Swallows and heavy water – the making of a remarkable scientist

Professor Des Thompson, our Principal Adviser on Biodiversity, celebrates the pioneering work of life scientist Professor Dave Bryant, who celebrates his 70th birthday today.

Along with the spring return of swallows in 1972 a young lecturer arrived at Stirling University’s Department of Biology. Dave Bryant, fresh from finishing his PhD on bird physiology at Imperial College London, landed eager to put Stirling on the map for life science. Over the ensuing three decades he established an ecology group of world repute, and made Stirling synonymous with excellence in bird research.

University Staff photo

As an aspiring PhD student I met Dave in 1979 – he and Donald McLusky were carrying out cutting edge research on the ecology and conservation of the Inner Forth Estuary. I’d worked on shelduck on the Clyde for my undergraduate thesis, and Dave had recently discovered a local, massive moulting flock of these birds – exciting, as before then it was assumed most of Britain and Ireland’s population moulted in Helgoland Bight in the Waddensea.

I moved to Nottingham but kept in touch with Dave and marvelled at his ingenuity and energy. Much later I had the pleasure of examining his last of 40 or so PhD students at Stirling – one was Rhys Bullman, who went on to work for us as an ornithologist, but at the time stood out on account of the massive size of his thesis, matched by an outrageous afro-hairstyle.

Young Swallows, © Stevie Wilson

Young Swallows, © Stevie Wilson

Dave is a world authority on the breeding ecology of swallows and house martins. He pioneered the application of a technique using ‘doubly labelled water’ to study the ecology and eco-physiology of these and other birds, including dippers, great tits, seabirds and waders (D2O is a mixture of water used to measure metabolic rates, with the water heavier than normal because of the large amounts of the ‘heavy’ hydrogen isotope deuterium).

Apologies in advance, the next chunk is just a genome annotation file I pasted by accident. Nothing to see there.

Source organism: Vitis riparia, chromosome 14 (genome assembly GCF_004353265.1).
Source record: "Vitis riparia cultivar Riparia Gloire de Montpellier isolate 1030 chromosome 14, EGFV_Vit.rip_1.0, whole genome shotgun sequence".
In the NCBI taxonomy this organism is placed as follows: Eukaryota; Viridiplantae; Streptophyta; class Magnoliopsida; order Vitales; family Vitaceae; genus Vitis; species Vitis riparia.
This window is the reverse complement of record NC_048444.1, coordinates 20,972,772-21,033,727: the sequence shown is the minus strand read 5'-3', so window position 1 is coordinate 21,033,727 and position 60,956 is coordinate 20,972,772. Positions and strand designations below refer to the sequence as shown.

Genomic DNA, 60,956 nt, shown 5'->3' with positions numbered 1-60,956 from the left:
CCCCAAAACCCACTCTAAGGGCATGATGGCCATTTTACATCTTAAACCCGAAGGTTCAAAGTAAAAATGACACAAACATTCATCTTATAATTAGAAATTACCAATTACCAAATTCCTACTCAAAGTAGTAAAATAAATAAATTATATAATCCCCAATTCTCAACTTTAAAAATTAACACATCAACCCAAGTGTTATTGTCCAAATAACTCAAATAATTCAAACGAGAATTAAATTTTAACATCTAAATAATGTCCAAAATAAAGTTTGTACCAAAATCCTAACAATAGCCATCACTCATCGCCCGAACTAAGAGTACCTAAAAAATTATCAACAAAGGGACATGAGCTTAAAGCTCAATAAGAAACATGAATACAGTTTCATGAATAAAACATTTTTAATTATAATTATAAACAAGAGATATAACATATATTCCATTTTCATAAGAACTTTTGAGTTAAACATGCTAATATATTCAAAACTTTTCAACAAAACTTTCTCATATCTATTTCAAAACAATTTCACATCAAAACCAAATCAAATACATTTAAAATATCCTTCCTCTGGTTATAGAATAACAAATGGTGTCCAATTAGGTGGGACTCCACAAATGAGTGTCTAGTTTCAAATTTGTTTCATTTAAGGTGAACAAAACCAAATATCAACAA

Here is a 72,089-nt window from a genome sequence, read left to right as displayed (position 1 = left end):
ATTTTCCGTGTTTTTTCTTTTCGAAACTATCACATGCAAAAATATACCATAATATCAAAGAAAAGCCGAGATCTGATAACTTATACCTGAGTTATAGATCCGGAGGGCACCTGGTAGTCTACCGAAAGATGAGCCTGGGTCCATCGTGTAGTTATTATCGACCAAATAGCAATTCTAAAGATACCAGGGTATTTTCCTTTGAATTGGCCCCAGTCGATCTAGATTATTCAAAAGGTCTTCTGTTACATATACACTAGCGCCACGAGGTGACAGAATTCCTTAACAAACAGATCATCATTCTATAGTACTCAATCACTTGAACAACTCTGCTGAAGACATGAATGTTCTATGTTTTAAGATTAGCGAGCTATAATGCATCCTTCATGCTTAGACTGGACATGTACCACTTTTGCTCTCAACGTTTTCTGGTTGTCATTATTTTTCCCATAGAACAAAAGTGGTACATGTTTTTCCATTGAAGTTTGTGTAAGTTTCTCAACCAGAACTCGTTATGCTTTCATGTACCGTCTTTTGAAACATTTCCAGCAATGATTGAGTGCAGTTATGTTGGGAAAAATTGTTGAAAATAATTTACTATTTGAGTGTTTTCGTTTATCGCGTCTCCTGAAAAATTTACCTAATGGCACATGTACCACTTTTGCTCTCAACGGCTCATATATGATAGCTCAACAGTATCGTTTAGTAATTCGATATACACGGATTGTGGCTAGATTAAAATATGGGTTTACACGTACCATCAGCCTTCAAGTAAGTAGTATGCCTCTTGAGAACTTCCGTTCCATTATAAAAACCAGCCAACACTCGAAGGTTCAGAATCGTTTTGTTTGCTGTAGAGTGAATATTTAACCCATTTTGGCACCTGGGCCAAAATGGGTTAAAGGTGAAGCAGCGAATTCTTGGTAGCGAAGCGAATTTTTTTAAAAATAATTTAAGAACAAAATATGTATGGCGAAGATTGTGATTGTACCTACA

Dipper with a beakful of insects, © Lorne Gill

Dipper with a beakful of insects, © Lorne Gill

Working at the forefront of technology he was one of the first to use radio-transmitters and genetic markers to understand individual variation in bird behaviour and energy expenditure. His reach became global, and as an example of this he got involved in a New Zealand Government funded study of the flightless kakapo, one of the world’s rarest birds, which contributed to immediate population recovery. Other birds studied there included the takahē, blue duck and black robin.

Always keen to involve volunteers in research and surveys, Dave led the establishment of the British Trust for Ornithology (BTO) Scotland Office in Stirling’s Biology Department. He developed important estuarine studies of waders, looking at the effects of coastal realignment and engineering works, and has had involvement in scores of conservation projects.

Stirling University viewed from the Wallace Monument, © Lorne Gill/SNH

Stirling University viewed from the Wallace Monument, © Lorne Gill/SNH

Becoming Head of Department, establishing a five-star ecology group, and elected a Fellow of the Royal Society of Edinburgh in 1999, Dave was enticed to the University of Exeter in 2003 to launch a new Biology Department on a fledgling campus in Cornwall. That year he gave the prestigious Witherby Memorial Lecture at the annual conference of the BTO on ‘Swallows – life in an uncertain world’. Well, there was nothing uncertain about his own migration south. Cornwall’s Centre for Ecology and Conservation became an international leader, currently hosting more than 150 research students and postdoctoral researchers. It played a major part in the University’s recent top three ranking for Biology in the Guardian University Guide 2016 (just behind Oxbridge).

Now living within walking distance of Stirling University, Dave is encouraging yet more cohorts of field biologists. An adept skier (an on-going family passion), mischievously teasing when confronted with any form of academic pomposity, and highly adept in judging talent and skill in individuals, Dave is a place maker. Whenever you visit the beautiful university campus, perhaps catching a glimpse of swallows skimming across the lovely lake, just reflect on how one special person has put this place on the map. He could have settled anywhere in the early 1970s, but thankfully he chose Stirling. Happy Birthday Dave, and here’s to many more.

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